Err… well, not *that* good…

One thing Ken said to me while we were trading licks over Zep’s Good Time/Bad Times was ‘you’re too good to play Jimmy Page solos’ which while obviously tongue-in-cheek took me aback somewhat and made me think if it was in any way true (I’ve been playing for more than 20 years and have spent a good proportion of that trying to cop Jimmy). My conclusion: I’M MOST DEFINITELY NOT.

His comment probably stemmed from the fact that while I had previously boasted that I knew most of the Zeppelin catalogue (a boast under the influence of braggadocio) the truth is, rather than being able to play all the songs note-for-note, the reality is that I only actually know how to play small bits, riffs and licks from about half of them – hardly 100% coverage.  I know about 4 or 5 Zep songs all the way through. Anyway, while I fumbled through soloing over GTBD I in fact completely failed to reproduced any of Page’s parts with any accuracy and resorted to what I normally do in such cases – improvising something entirely different in E minor, which tends to work about 50% of the time for rock songs (A is also a safe bet) and playing as fast as I can. Nothing that issued forth from the speaker gave away any Page influence in my playing. It was at this point that Ken made his comment.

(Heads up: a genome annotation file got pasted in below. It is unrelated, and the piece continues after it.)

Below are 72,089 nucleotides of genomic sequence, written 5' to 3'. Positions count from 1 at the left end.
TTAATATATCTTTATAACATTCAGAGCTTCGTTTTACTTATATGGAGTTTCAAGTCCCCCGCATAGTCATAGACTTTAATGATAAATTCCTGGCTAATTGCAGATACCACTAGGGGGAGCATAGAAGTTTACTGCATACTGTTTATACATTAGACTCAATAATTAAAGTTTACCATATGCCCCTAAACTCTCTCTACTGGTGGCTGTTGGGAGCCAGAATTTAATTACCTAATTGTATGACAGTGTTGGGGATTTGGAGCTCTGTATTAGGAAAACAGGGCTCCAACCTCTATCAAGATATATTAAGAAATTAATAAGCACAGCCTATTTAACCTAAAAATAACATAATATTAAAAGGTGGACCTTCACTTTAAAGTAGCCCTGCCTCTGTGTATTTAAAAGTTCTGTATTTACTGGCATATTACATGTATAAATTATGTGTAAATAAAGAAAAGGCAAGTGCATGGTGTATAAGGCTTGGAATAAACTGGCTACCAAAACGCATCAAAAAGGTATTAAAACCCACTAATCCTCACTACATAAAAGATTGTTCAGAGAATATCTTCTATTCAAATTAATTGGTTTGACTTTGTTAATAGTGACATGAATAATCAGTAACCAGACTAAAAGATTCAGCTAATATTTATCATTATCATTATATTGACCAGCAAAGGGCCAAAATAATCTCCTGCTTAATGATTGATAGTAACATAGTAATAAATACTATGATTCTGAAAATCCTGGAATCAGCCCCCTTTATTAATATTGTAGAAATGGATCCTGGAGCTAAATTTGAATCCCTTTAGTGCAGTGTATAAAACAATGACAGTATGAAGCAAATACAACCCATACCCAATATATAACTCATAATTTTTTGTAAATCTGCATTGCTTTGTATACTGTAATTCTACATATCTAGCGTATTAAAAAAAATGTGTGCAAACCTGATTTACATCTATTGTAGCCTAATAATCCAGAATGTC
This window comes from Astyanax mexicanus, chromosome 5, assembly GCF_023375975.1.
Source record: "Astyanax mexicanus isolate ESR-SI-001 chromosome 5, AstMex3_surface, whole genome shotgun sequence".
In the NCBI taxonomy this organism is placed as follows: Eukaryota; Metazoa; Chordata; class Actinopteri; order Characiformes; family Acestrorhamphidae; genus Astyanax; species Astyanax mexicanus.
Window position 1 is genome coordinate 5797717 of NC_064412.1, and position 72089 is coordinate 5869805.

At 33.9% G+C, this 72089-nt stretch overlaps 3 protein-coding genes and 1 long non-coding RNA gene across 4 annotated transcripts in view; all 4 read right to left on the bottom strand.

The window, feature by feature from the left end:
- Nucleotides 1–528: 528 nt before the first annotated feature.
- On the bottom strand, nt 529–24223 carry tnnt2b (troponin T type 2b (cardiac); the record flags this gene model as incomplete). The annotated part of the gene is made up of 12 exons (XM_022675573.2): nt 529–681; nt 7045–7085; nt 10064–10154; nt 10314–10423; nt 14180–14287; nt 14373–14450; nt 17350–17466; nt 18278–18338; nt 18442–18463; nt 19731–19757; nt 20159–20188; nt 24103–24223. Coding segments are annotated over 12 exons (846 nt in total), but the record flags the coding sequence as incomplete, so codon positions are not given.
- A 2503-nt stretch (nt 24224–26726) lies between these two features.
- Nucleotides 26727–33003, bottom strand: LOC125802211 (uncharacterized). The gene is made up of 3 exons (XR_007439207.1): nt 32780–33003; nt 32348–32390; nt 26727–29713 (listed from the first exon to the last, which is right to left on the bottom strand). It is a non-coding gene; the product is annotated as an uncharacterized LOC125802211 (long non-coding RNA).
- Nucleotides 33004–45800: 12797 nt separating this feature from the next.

Pagey was (and still is) a most awesome soloist with leads that ‘speak’ to the listener with their lyrical and vocal qualities, dynamics, phrasing and panache. I’d give a section of lower limb to be in his league just as a guitarist, let alone possess a fraction of his overall musicianship, skill as composer, arranger and producer.  I’d give a section of the other limb to have lived half the Rock ’n’ Roll life he had too.


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